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The reviews are sorted alphabetically by authors' last name -- one or more pages for each letter (plus one for Mc). All but some recent reviews are listed here. Links to those reviews appear on the Recent Feature Review Page.

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Nested Scrolls Nested Scrolls by Rudy Rucker
reviewed by Richard A. Lupoff
His science fiction ranges from serious-minded studies of realistic persons plunged into fantastic realms to fairly conventional adventure SF, to children's fables, to a historical bio-novel of the late Renaissance painter Peter Bruegel, to at least one deadpan pastiche of the old Verne-Poe-Bradshaw-Burroughs hollow earth novel, called appropriately, The Hollow Earth. At least, it seems to be a deadpan pastiche. That's one of the charming aspects of Rucker's work, although it may also have limited his success. Sometimes you don't know whether he'd kidding or not.

Mad Professor: The Uncollected Short Stories Mad Professor: The Uncollected Short Stories by Rudy Rucker
reviewed by Paul Raven
Rudy Rucker is a unique and idiosyncratic science fiction writer, who over the years has slowly carved out a niche for himself in the canonical landscape. Closely associated with Bruce Sterling's seminal cyberpunks, he has also defined his own sub-school of writing, "transrealism." The product of this colourful and care-free career is a brand of science fiction with its own distinctive sound and texture, dressed in surf-bum threads and sun-tanned by laid-back surrealism.

Master of Space and Time Master of Space and Time by Rudy Rucker
reviewed by Ian Nichols
The story is a reworking of the three wishes myth, in modern whiz-bang technology. Dr. Joe Fletcher and his friend, Harry Gerber, build a blunzer, a device that gives them three wishes. This is not any ordinary techno-genie, though. It operates by injecting gluons, red, blue or yellow, right through the skull into the brain. But these are no ordinary gluons; they're fried in a microwave first. Wish fulfillment through flash-fried gluons.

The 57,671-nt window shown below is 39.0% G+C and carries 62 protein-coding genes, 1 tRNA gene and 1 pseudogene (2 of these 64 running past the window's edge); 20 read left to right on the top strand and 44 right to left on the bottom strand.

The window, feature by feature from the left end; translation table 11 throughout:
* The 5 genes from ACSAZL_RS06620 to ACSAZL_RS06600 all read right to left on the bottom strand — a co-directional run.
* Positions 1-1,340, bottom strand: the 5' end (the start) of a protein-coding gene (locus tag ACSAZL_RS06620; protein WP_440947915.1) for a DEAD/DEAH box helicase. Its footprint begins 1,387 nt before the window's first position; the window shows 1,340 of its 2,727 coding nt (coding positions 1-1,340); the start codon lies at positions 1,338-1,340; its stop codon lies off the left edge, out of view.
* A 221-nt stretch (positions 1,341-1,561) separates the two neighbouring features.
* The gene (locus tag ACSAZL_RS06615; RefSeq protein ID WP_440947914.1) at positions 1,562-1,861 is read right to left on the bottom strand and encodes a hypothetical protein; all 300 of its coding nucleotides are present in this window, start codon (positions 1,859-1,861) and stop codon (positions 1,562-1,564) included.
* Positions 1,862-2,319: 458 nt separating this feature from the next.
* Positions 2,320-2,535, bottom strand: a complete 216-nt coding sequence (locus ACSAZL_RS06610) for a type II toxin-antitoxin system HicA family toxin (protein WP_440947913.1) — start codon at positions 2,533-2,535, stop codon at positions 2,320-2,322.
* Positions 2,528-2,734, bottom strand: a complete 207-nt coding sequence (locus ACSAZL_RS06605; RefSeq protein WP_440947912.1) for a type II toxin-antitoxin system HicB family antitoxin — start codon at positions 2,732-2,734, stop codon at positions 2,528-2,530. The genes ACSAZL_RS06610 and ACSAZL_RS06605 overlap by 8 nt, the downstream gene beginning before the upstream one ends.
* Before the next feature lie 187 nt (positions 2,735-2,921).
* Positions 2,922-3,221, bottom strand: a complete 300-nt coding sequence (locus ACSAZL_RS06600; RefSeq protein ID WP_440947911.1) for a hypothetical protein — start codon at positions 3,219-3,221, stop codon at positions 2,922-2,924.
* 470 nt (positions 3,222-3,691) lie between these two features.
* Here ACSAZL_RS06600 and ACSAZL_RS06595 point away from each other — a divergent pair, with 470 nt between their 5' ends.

Frek and the Elixir Frek and the Elixir by Rudy Rucker
reviewed by Rich Horton
Hundreds of years before, NuBioCom destroyed the remaining natural species on Earth, and replaced them with a very few genetically engineered variants. They even destroyed the records of the genetic code of the natural species. Now, in 3003, Houses are grown from trees, the only pets are dogs, much of the food comes from anyfruit trees, and in many other ways it is clear that species diversity is rare. Frek Huggins is a 12-year-old boy living with his mother and his two sisters. He resents the fact that his father, Carb, left for the asteroids several years before. His life is nominally fairly pleasant but he doesn't quite fit in.

The Hacker And The Ants, Version 2.0 The Hacker And The Ants, Version 2.0 by Rudy Rucker
reviewed by Lisa DuMond
There are robots, and then there are robots. Some people hear the word and think of those annoying mechanical sidekicks from science fiction (I'm looking at you, Twiki...) and decide that real robots are still in our not-so-distant future. Robots, though, are in our midst every day and we seldom notice because they don't fit our space opera definition. Aside from our assembly-line machines and not-remotely-lifelike techno-pets, our world is filled with robots in human bodies.

Realware Realware by Rudy Rucker
reviewed by Charlene Brusso
In this fast-paced and cheerful homage to Edwin Abbott's Victorian classic Flatland, San Francisco-based chef Phil Gottner discovers that his father has apparently been swallowed whole by a multidimensional holographic toy modeled on a Klein bottle. His seriously messed-up and needy girlfriend Kevvie is addicted to merge, which breaks down cell structures, allowing bodies to flow together into a single gloopy organism. Clearly their relationship is doomed. Then Phil meets sexy Moon-born Yoke Star-Mydol, whose mother Darla was eaten by a bizarre multidimensional alien...

Seek! Seek! by Rudy Rucker
reviewed by Greg L. Johnson
This book provides an interesting and highly readable look into the mind of a writer who remains one of SF's true iconoclasts, perhaps the only writer in science fiction who can legitimately be compared to both Hunter S. Thompson and Carl Sagan.

Freeware Freeware by Rudy Rucker
reviewed by A. John O'Neill
In a reprise review to coincide with the paperback release, John found that, chapter by chapter, Rucker's characters and the world they inhabit are made real. The more outlandish the premise, the more energy he expends to make it plausible.

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